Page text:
Flashcards in Option A: A.3 Perception of stimuli Deck (44):
stimulated by a mechanical force or some type of pressure.
sense of touch caused by these that are sensitive to pressure. They can detect a change in blood pressure in our arteries.
repsond to the degree of lung inflation in the lungs
found in muscle fingers, tendons, joints and ligaments that tell the position of our arms and legs. Help us to maintain posture and balance
respond to chemical substances, we can taste and smell using this type of receptor. Give us information about our internal body environment. Pain receptors are a type of chemoreceptor that respond to chemicals released by damaged tissues.
respond to smell
a cluster of nerve endings, spores, or small blood vessels, especially a cluster of capillaries around the end of a kidney tubule.
respond to change in temperature. warmth receptors respond when the temperature rises, cold when temp drops. They are located in the skin
respond to light energy, found in the eyes. Our eyes are sensitive to light and give us vision. Rod cells in our eyes respond to dim light (black and white vision); cone cells respond to bright light (colour vision)
a change in external or internal environment that is detected by a receptor and elicits a response
a change in behaviour in reaction to a stimulus
a rapid and unconscious response
tough, protective outer layer of eye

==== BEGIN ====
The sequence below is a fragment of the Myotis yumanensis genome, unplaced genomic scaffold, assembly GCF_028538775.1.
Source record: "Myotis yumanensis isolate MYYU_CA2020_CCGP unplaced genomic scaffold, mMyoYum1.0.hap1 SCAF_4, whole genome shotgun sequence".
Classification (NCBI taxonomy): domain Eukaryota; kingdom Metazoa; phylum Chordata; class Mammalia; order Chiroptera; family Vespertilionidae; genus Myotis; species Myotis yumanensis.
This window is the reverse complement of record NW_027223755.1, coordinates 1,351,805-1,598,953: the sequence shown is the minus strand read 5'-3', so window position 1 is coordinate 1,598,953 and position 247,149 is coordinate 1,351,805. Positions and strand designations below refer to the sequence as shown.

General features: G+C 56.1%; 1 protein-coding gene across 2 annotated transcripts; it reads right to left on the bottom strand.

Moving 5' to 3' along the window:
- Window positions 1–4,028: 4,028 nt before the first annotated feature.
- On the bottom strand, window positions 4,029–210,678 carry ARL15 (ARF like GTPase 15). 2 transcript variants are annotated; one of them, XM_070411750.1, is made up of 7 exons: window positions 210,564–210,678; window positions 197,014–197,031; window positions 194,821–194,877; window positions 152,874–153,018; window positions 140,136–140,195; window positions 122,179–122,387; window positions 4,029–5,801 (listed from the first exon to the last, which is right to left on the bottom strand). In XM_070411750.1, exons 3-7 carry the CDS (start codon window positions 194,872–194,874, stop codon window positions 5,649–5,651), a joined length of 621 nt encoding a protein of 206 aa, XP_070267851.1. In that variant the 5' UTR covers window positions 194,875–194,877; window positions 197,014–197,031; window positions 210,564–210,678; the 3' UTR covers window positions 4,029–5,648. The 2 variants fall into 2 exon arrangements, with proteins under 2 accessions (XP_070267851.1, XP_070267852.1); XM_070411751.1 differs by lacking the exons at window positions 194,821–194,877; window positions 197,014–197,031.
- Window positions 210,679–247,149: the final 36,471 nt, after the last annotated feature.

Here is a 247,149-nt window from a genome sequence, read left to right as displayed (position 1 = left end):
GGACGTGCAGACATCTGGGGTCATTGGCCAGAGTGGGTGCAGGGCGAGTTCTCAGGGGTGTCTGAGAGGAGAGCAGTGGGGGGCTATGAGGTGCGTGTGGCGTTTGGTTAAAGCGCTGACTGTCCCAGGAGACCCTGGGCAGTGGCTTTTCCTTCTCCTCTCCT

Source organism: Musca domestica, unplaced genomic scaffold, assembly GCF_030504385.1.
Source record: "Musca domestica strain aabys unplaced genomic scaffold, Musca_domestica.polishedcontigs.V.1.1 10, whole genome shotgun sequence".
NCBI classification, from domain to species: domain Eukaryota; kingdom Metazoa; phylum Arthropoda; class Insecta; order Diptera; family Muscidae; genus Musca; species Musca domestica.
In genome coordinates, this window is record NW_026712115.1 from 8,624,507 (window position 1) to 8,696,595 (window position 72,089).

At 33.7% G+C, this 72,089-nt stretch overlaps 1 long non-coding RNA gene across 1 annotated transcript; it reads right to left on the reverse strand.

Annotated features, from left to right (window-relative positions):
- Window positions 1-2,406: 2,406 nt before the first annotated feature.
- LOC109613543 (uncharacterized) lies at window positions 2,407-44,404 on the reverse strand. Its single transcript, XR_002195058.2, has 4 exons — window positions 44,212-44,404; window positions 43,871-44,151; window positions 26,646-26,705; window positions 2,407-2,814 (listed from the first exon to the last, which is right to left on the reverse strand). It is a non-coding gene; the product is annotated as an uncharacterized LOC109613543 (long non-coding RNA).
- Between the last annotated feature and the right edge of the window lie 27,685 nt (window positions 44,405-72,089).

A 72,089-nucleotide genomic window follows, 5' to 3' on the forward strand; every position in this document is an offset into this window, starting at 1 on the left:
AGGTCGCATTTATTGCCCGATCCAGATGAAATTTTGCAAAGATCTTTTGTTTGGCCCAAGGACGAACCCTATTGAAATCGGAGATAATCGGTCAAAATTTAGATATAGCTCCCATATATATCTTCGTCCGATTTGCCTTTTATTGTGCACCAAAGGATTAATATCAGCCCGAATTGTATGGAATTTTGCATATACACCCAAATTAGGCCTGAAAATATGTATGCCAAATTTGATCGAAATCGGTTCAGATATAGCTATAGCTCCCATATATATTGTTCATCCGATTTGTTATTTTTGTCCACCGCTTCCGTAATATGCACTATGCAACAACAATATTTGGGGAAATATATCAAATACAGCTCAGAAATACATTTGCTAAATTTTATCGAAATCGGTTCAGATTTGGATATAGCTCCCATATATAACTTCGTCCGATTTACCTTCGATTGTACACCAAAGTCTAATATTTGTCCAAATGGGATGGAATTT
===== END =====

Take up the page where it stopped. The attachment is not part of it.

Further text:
muscular portion of iris in eye
outer layer of the pupil focusing begins here
the hole, entry of light to the eye
adjustable focus of light of the eye
the outer layer of the sclera, protective and mucus secretion. keeps the eye moist.
pigmented, controls opening and closing of pupil, regulating entry of light
protection, opening, cleaning of eye
transparent jelly in the eye
contains receptors for vision (rod cells) in the eye
layer of light-absorbing pigment of the eye
an area of densely packed cone cells were vision is most acute in the eye
carries nerve impulses to the occipital lobe (transmits impulses to brain)
no receptor cells in eye
photoreceptor cells that are very sensitive to light. They receive the stimulus of light, even very dim light, and synapse with a bipolar neuron. (black and white vision)
photoreceptor cells that are activated by bright light. They receive the stimulus of bright light and synapse with a bipolar neuron. (colour vision)
cells in the retina that carry impulses from a rod or a cone cell to a ganglion cell of the optic nerve. They are called bipolar because they each have two processes extending from the cell body.
they synapse with the bipolar neurons and send the impulses to the brain via the optic nerve.
three classes of cone cells: red, green and blue. Dichromatic have red-green vision defects.
a small stirrup-shaped bone in the middle ear, transmitting vibrations from the incus to the inner ear. strikes the oval window.
bones of middle ear vibrations
the malleus, incus and stapes receive vibrations from the tympanic membrane and multiple them x20
a membrane forming part of the organ of hearing, which vibrates in response to sound waves. Forms the eardrum
stick out of the hair cells and detect sounds of a specific wavelength. As it bends back and forth on the hair cells, an internal change in the hair cell itself is created. This change produces an electrical impulse that is carried to the auditory nerve.
vibrated by air pressure changes due to sound waves
middle ear bones
stimulated by ear drum, knocks against each other and magnify sound (around 20x)
balance (not hearing) in ear
transmits vibrations from middle ear bones
tiny hairs respond to individual wavelengths of sound, generating AP in ear
transmit nerve impulse from cochlea to brain in ear
dissipates vibrations (dampens "used" sound stimulus) in ear